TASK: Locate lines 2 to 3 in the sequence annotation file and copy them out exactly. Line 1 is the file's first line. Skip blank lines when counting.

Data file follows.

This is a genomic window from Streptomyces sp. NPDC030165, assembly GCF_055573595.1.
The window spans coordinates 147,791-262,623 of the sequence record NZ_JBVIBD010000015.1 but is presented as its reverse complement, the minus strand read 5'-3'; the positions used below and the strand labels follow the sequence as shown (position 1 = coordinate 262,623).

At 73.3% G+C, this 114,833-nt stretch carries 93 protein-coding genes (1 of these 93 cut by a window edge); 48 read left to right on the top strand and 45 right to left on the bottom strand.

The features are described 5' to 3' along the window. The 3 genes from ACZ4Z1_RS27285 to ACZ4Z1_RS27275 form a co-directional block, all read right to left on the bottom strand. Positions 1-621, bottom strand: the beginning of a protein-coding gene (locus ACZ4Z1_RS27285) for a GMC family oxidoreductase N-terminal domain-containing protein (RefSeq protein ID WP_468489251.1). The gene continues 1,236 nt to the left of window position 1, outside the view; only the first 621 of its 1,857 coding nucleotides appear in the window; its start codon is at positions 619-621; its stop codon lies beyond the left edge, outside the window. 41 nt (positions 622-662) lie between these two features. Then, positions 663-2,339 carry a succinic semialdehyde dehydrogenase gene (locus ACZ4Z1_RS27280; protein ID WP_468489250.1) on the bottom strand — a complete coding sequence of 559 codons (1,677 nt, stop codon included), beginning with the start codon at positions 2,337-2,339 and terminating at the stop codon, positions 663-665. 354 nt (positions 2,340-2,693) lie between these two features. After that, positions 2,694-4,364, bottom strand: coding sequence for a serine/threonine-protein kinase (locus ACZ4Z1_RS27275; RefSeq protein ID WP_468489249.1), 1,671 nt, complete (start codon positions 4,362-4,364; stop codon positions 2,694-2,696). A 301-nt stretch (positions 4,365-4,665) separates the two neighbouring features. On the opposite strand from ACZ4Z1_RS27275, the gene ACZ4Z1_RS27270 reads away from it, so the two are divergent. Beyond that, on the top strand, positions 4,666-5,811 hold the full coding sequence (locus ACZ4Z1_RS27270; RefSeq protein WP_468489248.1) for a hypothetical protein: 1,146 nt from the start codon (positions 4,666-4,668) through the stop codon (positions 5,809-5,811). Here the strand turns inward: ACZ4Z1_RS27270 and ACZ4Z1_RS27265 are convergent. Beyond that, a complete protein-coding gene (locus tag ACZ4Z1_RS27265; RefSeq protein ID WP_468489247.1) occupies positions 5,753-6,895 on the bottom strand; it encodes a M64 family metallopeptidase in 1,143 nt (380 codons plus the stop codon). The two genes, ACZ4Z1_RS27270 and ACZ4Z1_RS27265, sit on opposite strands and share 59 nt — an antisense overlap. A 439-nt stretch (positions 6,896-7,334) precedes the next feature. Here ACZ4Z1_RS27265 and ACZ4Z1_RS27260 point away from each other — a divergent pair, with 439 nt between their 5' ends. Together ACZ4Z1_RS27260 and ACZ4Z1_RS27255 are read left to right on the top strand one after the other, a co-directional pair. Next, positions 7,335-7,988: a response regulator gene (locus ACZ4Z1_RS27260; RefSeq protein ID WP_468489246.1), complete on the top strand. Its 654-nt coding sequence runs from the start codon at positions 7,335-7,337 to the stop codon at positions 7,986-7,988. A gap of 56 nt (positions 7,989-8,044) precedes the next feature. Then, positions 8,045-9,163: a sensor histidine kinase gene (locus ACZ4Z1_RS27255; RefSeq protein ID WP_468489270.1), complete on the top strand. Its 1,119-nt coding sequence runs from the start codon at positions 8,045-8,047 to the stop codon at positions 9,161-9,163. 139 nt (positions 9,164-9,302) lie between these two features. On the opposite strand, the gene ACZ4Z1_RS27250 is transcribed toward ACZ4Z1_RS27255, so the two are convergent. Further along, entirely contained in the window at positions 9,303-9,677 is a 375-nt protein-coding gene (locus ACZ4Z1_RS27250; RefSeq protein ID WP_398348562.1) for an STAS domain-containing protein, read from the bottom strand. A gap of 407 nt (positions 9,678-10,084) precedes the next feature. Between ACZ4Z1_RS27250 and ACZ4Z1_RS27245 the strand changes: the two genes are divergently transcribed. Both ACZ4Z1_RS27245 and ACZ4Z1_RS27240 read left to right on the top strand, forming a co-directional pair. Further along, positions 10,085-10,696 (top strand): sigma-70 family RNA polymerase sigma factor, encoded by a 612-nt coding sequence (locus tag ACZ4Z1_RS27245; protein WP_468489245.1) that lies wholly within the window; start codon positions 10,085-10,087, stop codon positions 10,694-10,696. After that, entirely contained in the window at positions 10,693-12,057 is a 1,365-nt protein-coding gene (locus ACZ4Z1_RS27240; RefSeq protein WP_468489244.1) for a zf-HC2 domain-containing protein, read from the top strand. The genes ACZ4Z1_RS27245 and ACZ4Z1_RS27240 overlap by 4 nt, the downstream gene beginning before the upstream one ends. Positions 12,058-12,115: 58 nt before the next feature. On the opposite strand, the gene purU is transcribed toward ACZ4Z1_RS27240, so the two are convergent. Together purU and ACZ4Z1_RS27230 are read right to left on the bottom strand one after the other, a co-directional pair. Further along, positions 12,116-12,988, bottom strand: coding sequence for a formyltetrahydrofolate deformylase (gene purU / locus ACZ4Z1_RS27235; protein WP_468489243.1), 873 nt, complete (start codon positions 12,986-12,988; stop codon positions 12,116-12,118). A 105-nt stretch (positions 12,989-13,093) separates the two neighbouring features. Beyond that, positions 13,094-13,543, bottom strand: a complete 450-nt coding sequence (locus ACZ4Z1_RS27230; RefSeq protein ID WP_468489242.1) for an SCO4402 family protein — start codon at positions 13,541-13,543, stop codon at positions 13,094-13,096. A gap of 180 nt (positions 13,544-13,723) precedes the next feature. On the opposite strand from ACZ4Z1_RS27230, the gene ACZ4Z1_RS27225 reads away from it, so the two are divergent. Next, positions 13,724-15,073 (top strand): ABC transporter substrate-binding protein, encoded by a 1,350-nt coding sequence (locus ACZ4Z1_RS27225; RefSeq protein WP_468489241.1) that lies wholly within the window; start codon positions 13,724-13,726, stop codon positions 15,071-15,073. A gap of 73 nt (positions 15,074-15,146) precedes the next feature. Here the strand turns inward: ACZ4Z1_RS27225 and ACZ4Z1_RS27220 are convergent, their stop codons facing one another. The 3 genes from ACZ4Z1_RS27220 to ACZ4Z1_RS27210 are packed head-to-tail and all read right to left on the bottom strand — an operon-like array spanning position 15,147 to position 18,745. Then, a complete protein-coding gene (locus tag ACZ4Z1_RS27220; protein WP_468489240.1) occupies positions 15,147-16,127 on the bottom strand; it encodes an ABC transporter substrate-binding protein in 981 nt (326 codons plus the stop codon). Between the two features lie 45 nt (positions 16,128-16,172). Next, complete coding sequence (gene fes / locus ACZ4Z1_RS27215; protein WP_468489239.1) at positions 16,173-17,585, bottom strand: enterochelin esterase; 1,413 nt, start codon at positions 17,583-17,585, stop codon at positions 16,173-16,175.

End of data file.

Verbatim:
The window spans coordinates 147,791-262,623 of the sequence record NZ_JBVIBD010000015.1 but is presented as its reverse complement, the minus strand read 5'-3'; the positions used below and the strand labels follow the sequence as shown (position 1 = coordinate 262,623).

At 73.3% G+C, this 114,833-nt stretch carries 93 protein-coding genes (1 of these 93 cut by a window edge); 48 read left to right on the top strand and 45 right to left on the bottom strand.